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Treating permethrin toxicosis in cats

Peacock RE, Hosgood G, et al. A randomized, controlled clinical trial of intravenous lipid emulsion as an adjunctive treatment for permethrin toxicosis in cats. J Vet Emerg Crit Care (San Antonio). 2015 Oct;25(5):597-605.

Permethrin is an insecticide commonly used in over-the-counter (and some prescription) flea and tick medications. Despite efficacy in controlling parasites, permethrin (and the related pyrethroids) are toxic to cats; causing tremors, seizures, and potentially death. Treatment is based on the use of anti-seizure medications and muscle relaxants. As permethrin is a fat soluble drug, the use of intravenous lipid emulsion (ILE) to bind the toxin and prevent further seizures has been advocated. The authors of this study investigated the use of lipid emulsion in a series of cats with permethrin toxicosis.

The authors created a staging system for cats with permethrin toxicosis based on video analysis of cats presented for treatment. This resulted in an “A” to “F” system ranging from no clinical signs, through tremors and recumbency, to grand mal seizures. This system may be of great benefit to veterinarians, as it allows for a standardized, objective, and repeatable method to quantify the severity of a common toxicosis.

The study was performed on cats presenting to a group of 13 hospitals for permethrin toxicity. Cats included had permethrin applied by the owner, and there clinically in stage C to F. Clinicians were not blinded to the treatment. ILE treated cats received 15mL/kg over 60 minutes. A bolus of ILE was not performed, as the authors did not consider it beneficial in the absence of potential cardiotoxicity.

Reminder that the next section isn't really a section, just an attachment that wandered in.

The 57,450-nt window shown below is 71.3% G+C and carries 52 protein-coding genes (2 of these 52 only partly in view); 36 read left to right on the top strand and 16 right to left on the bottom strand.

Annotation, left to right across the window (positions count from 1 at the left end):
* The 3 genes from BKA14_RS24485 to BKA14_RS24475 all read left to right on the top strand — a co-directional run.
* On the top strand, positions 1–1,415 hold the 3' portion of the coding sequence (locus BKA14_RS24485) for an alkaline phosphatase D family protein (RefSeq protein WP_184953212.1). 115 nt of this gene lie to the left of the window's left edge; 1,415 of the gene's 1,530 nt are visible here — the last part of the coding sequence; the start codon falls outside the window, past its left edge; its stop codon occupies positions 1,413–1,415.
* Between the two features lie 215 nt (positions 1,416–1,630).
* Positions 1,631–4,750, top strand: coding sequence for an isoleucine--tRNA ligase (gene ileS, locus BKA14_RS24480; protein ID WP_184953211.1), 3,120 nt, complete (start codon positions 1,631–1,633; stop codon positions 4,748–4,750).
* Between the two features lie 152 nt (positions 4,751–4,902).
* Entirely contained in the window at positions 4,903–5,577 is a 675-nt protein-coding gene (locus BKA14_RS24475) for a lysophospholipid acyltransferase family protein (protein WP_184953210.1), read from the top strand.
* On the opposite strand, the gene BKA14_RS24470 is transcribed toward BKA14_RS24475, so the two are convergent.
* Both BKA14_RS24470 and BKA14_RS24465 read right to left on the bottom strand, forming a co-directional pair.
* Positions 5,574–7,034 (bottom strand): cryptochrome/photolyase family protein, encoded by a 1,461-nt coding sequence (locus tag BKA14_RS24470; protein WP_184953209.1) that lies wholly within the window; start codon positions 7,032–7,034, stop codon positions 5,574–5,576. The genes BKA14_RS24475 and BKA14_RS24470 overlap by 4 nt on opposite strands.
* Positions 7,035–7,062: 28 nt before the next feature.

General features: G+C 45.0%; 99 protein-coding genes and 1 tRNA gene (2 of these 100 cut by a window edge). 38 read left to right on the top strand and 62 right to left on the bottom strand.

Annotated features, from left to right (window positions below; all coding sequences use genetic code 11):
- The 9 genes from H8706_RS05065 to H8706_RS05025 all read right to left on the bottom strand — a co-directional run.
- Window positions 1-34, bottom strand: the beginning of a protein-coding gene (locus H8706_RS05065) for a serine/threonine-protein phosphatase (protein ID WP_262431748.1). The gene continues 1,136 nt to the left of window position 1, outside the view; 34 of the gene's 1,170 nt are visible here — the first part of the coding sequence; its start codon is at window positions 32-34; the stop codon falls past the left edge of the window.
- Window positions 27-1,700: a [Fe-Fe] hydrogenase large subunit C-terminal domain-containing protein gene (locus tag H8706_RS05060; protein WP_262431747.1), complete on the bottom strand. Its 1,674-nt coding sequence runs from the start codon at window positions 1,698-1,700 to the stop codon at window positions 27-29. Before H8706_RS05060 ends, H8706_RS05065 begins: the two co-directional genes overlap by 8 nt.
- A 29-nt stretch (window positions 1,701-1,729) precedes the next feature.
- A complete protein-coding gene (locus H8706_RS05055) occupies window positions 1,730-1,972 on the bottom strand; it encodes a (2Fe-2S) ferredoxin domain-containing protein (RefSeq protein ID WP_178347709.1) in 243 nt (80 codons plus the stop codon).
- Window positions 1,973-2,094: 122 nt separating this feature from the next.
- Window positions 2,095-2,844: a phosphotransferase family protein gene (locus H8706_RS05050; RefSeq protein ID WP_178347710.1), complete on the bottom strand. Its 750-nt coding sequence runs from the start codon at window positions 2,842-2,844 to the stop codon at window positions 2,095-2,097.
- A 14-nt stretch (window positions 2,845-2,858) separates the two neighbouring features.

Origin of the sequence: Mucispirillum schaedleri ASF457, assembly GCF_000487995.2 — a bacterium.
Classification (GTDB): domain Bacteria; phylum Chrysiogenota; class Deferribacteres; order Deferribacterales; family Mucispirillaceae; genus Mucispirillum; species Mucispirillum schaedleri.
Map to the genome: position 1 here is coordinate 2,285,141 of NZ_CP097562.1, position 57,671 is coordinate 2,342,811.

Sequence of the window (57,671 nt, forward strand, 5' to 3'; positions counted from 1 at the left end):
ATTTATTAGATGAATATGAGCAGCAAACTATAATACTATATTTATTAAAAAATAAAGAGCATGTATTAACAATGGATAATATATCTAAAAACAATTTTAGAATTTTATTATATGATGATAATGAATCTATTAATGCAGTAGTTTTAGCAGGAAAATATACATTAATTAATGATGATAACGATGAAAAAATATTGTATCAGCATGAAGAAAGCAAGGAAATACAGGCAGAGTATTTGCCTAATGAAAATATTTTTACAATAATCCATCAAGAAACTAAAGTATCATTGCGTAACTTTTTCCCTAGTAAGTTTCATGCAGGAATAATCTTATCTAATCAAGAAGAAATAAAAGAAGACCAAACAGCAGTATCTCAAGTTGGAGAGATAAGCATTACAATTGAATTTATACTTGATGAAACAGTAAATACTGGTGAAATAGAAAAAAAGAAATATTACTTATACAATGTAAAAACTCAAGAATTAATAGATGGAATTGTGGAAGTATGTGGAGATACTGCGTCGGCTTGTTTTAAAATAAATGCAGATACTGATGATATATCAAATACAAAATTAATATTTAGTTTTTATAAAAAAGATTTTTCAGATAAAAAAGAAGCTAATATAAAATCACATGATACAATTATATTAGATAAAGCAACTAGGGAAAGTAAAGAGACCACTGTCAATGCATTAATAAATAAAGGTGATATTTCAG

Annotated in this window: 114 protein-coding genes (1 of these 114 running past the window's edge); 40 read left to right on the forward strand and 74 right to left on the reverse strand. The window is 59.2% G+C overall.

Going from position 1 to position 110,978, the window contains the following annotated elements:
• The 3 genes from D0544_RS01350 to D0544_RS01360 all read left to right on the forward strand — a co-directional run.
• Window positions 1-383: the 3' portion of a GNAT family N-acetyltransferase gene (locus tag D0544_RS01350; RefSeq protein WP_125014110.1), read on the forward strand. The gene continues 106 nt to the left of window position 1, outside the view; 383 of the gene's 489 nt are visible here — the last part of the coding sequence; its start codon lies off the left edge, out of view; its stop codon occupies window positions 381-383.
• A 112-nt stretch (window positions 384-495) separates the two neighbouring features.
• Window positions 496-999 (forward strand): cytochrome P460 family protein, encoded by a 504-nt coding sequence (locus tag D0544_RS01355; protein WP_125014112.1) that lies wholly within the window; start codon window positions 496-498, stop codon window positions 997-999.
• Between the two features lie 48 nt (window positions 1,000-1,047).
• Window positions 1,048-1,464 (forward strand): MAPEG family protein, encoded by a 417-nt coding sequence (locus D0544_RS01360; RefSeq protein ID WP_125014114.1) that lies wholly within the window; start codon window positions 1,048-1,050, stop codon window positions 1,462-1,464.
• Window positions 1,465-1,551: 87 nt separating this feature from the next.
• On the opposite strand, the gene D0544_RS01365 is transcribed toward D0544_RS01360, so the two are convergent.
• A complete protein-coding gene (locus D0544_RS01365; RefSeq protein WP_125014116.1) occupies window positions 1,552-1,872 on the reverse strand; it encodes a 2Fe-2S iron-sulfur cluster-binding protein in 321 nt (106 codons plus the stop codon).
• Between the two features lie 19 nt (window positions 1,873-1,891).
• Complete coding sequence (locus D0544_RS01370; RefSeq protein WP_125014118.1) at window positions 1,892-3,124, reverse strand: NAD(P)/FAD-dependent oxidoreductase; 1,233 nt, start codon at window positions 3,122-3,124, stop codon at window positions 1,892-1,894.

Cats were treated with standard protocols including decontamination, diazepam, and methocarbamol. Additional medications were used as needed to control other clinical signs. 14 of the cats received the saline control in addition, and 20 received ILE therapy. There was no difference in average age, gender, breed, weight, or time to presentation between groups. Clinical stages at presentation were statistically identical.

Cats who received ILE therapy returned to stage A or B significantly faster than control cats. ILE cats took an average of 5.5h, where control took 16.5h. There was no statistical difference in duration of hospitalization (27.5h vs 19.4h). No significant side effects were seen in the cats treated with ILE, and no cats died during the course of the study.

The authors do not suggest that ILE be used as a first lien treatment for permethrin toxicosis, as methocarbamol and diazepam are proven to be effective therapies and manage life threatening initial signs. However, ILE therapy appears to decrease the duration of clinical disease, which may theoretically improve prognosis and minimize stress on the animal. (MRK)

See also:
Sutton NM, Bates N, Campbell A. Clinical effects and outcome of feline permethrin spot-on poisonings reported to the Veterinary Poisons Information Service (VPIS), London. J Feline Med Surg. 2007 Aug; 9(4):335-339.

Dymond NL, Swift IM. Permethrin toxicity in cats: a retrospective study of 20 cases. As Vet J. 2008 Jun; 86(6):219-223.